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Occupy Pravda: MSM Pretends Putin Faces Revolution

Hoping for another protest movement, mainstream outlets irresponsibly report on Russia.

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December 26, 2011 - 12:40 am
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Not one of these so-called “journalists” stopped for a minute to ask whether their self-serving, emotional statements might be the product of bias and self-interest rather than objective analysis of the facts.

In case anyone thinks I’m being unfair: I gave a glowing review to Mackinnon’s book about Russia here on PJ Media, and my blog La Russophobe once rated Ioffe one of the top Russia bloggers in the world.

Miriam Elder of the Guardian reported on December 10 that “up to 50,000” Russians had joined the street protests that day. Four days later, she dropped the “up to” and stated the 50,000 number as a fact. But three days after that, her own co-worker Tom Parfitt put the number at 40,000. The organizers themselves had claimed up to 150,000, yet neither Elder nor Parfitt called them on the carpet for their misrepresentation.

Elder also told lies in the service of the movement’s propaganda. She claimed that protesters in Moscow ignored the speakers at the rally because they were too busy talking democracy amongst themselves, most for the first time. False: what actually happened was that the protest organizers failed to make adequate preparation for sound projection, and the vast majority of those on the protest square could not hear the speakers.

She also claimed there were 4,000 Moscow-like middle-class protesters on the streets in Novosibirsk. This overstated the number by 100% — and failed to mention that they were all Communists.

Ellen Barry of the New York Times stated that a gathering of 30,000 in Moscow would prove conclusively that a “generation of young Russians” had been permanently mobilized through social media. But she didn’t say a word when a protest on the same square a week later drew just 1,500 participants at most, a disastrous failure. Nor did any of the other cheerleading “journalists” who cover Russia, because the failure was not consistent with their narrative.

The worst example I found: it was repeated over and over again that the protesters were to be praised because they stood in -5 degrees Celsius temperatures rather than sitting at home. This is totally, utterly asinine. Russians are used to being outside in the cold, Russia is a cold place. If Russians were even slightly put off by -5 degrees Celsius, their society would unravel.

There are points to be made in the movement’s favor, but they are equivocal. Sure, Putin’s approval rating has fallen significantly in polls, but that’s not because of protest activity, it’s due to his inability to grapple with key economic and social issues (Russia’s population, stock market, and the ruble continue to drop precipitously). The protesters have done virtually nothing to specifically highlight Putin’s policy failures and score points against him with them.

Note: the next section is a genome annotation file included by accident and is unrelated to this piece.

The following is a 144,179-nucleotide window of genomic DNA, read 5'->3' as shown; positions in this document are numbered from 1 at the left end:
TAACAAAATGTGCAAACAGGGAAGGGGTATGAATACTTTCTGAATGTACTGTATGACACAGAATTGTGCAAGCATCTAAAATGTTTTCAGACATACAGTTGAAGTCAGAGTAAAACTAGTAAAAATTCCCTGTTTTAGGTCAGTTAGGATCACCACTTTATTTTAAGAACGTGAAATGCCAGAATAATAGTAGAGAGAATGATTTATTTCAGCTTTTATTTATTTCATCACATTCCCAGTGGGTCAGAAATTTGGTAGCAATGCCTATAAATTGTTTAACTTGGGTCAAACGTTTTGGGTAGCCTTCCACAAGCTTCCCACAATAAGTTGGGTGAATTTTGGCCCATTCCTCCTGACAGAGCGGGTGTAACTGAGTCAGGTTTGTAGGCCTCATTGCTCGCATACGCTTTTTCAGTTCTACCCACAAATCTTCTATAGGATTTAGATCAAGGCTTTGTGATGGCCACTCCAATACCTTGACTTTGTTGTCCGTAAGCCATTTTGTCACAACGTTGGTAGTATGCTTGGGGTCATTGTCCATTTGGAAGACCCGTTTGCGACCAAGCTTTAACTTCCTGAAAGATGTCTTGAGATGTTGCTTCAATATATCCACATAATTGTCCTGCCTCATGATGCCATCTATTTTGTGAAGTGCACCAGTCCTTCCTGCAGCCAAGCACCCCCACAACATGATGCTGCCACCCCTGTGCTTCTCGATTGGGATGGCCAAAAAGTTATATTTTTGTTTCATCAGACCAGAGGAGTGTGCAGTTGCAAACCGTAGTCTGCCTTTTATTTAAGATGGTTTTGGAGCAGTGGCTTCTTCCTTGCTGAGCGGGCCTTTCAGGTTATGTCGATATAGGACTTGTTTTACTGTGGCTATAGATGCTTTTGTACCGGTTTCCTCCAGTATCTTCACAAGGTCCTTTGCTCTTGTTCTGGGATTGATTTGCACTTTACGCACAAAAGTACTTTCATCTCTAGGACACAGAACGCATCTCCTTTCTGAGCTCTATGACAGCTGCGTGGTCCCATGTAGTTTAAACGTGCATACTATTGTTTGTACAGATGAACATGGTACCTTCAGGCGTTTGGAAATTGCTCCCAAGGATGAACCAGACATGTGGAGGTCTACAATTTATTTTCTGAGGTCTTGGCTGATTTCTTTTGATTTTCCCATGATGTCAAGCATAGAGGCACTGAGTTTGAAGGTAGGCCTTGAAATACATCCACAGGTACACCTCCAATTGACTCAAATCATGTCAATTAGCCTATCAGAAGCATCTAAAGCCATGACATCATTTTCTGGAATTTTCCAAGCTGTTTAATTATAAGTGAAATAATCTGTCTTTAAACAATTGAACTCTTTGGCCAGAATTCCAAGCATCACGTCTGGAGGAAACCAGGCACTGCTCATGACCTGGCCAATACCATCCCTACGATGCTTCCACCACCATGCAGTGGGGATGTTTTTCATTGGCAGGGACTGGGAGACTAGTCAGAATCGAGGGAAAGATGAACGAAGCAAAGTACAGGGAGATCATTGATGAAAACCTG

Sure, 50 million or so people now have Internet access in Russia, and the Russian version of Facebook told the Kremlin to drop dead when it demanded the pages of opposition leaders be shut down. But the profound majority of Russians have no Internet access, and only a tenth of one percent of Russian Internet users participated in the protests.

The stench of failure was undeniable as the protests unfolded on December 10, but in the aftermath there was virtually no reasonable reporting about it in Western media. They missed the central story about the protests: in the best-case scenario, they meant nothing. The protesters were asking for a recount in an election where none of the parties on the ballot represented change. If United Russia’s share of seats in the new Duma was too large, this meant the share taken by the Communist Party and the radical nationalists led by Vladimir Zhirinovsky should have been much larger. The protesters laughed about it, proclaiming:

I didn’t vote for these bastards! I voted for different bastards! Recount!

On Christmas Eve, the protesters tried again. This time, Western media simply chose to ignore the fact that not one other major city in Russia had significant numbers of people in the streets. In St. Petersburg, supposedly Russia’s bastion of liberalism and openness to the West, fewer than 5,000 people turned out to demonstrate against Putin. Across the nation, the vast unwashed masses shut their doors, drew their blinds, and polls showed support for Putin actually rising. None of this made it into the MSM reporting — which focused instead exclusively on the fact that the Moscow protesters had managed to sustain their momentum.

This kind of reporting is not just unethical, it’s deeply harmful to the cause of reform in Russia. Coddling the opposition rather than confronting it only helps to engender a false sense of security. It is also deeply insulting to Russians, a patronizing attitude implying they cannot be expected to do any better.

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